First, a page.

While watching Vikings and the Last Kingdom, I have noticed how much the clash of civilizations in those shows is about the clash of religions.  The characters are constantly tormented trying to discern the desire of their particular gods and how to conduct themselves so as not to upset them, or win their favor.  Each character interprets experiences in the context of their own religion, and their beliefs direct their actions.  I do realize that these are just TV shows, and the intent of the writers may or may not be to comment on the nature of religious belief.  Nevertheless, for me it did illustrate another example of peoples who actually believe, and how agonizing and all encompassing their belief systems can be.

Saturday, March 12, 2016

Race to nowhere

I finally watched Race to nowhere now that its available on Netflix. I had been interested in it since it came out but for some reason it was hard to locate.  I’m always interested in criticisms of the American education system which I think puts the wrong emphasis on obedience and busy work. So I was sympathetic to the documentaries main thrust, homework is excessive and of limited educational value.  However, the movie was essentially anecdotal.  It tells the stories of few families, and blames school work on suicide and mental breakdowns of children. It also seems mostly localized to fairly uniform California communities. 

There was one reference to scientific evidence that suggests that after approximately an hour homework efficacy drops.  Other than that, there was virtually no scientific or statistical evidence to support their claims.  No evidence correlating homework and overscheduling and suicide or mental health issues.  No scientific studies comparing different educational approaches and their comparative results.

So yes, anecdotally, it seems like overscheduling children and burdening them with excessive homework is bad, especially for the kids in the movie.  And standardized testing and no child left behind seem to have played a role in a shift towards worse educational practices.  But if you’re looking for hard facts, or to be convinced, this ain’t gonna do it.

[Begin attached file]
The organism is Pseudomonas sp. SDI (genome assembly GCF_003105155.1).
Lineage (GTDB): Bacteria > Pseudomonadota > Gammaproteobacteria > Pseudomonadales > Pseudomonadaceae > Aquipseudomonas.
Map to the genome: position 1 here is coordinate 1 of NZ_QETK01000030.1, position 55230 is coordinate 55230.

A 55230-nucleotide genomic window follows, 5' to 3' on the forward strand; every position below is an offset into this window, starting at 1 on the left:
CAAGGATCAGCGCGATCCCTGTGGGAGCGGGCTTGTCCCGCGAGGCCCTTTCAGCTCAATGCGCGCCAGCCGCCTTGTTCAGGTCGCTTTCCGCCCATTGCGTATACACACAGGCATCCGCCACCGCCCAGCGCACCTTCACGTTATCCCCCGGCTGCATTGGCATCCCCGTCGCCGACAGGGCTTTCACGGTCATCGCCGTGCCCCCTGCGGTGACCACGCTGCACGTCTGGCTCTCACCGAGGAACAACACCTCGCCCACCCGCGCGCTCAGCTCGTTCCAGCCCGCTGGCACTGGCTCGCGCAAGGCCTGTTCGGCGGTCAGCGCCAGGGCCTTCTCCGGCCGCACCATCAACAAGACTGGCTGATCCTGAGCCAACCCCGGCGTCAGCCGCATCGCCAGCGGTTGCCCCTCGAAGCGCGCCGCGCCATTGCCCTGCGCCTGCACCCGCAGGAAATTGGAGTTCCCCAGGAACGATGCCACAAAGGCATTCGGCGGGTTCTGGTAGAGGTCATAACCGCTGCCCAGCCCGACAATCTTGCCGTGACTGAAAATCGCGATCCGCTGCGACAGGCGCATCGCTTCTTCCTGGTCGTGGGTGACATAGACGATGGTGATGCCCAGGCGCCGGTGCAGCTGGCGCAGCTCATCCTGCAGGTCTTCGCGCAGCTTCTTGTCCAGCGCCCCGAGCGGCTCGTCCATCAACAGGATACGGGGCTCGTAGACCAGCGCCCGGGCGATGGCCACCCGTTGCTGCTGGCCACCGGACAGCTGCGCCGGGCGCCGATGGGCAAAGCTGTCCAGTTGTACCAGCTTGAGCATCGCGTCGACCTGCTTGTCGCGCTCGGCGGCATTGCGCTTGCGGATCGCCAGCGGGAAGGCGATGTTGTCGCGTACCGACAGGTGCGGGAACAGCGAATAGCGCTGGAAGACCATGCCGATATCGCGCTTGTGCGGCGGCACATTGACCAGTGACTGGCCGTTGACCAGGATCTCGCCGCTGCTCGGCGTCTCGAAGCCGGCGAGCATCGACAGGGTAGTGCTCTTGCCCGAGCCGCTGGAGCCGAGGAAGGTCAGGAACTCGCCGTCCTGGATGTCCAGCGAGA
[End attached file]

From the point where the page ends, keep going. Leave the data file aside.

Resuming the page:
Monday, February 29, 2016

Texting is futuristic

Watching Aliens the other day reminded me of how futuristic video conferencing was at one point in science fiction.  It seemed reasonable that when the technology became available it would be the predominant means of communication.  Yet texting (and messaging, and tweeting) seem way more popular.

It says something about human nature that we prefer terse, disconnected, asynchronous communication over rich real-time interaction.  Maybe its one way that we’re holding on to our eroding privacy.  We’re only revealing the bare minimum information required in order to communicate.  When I send a text you don’t know where I am, how I’m dressed, who I’m with, my facial expression, my tone of voice, anything really.  Its also one way. I just get to say my part, without reaction or interruption.

But I guess the exchange of brief cryptic textual utterances lacked enough cinematographic impact to find their way into the imagination sci-fi movie makers.

Sunday, February 28, 2016

The fight against complexity

Short TED talk, which identifies the root cause of lost productivity and employee disengagement, corporate complicatedness.

yves morieux as work gets more complex 6 rules to simplify

Sunday, February 14, 2016

Ragnar Lodbrok has to be Jax Teller’s brother

I recently watched the first three seasons of Vikings.  It was referred to me by a friend who also watched and loved Sons of Anarchy.  I have to give him credit in that he sold it to me based on the similiarity between Jax and Ragnar.  There is definitely something very similiar about the two shows and main characters.  Vikings is sort of like medieval SOA, though less silly than SOA. 

I’ve also watched part of The Last Kingdom, which is kind of the flipside of Vikings in roughly the same time period.  The Last Kingdom isn’t bad, but the characters are more compelling and story lines more interesting in Vikings.  I’m not a fan of shows where there are no likeable characters, and The Last Kingdom is shaping to be like Breaking Bad in that way. Nobody to root for.

I’ve also recently watched Marco Polo, another historically based show. 

The three of them are periods and cultures I knew little about going in, so they are at least as interesting because of the historical context as they are in entertainment value. Rome and Deadwood are similiar shows that I loved.  While Hell on Wheels, I struggle to get through.

Is it better for learn your history from TV shows or not at all? It has at least inspired me to poke around wikipedia a bit to find out more.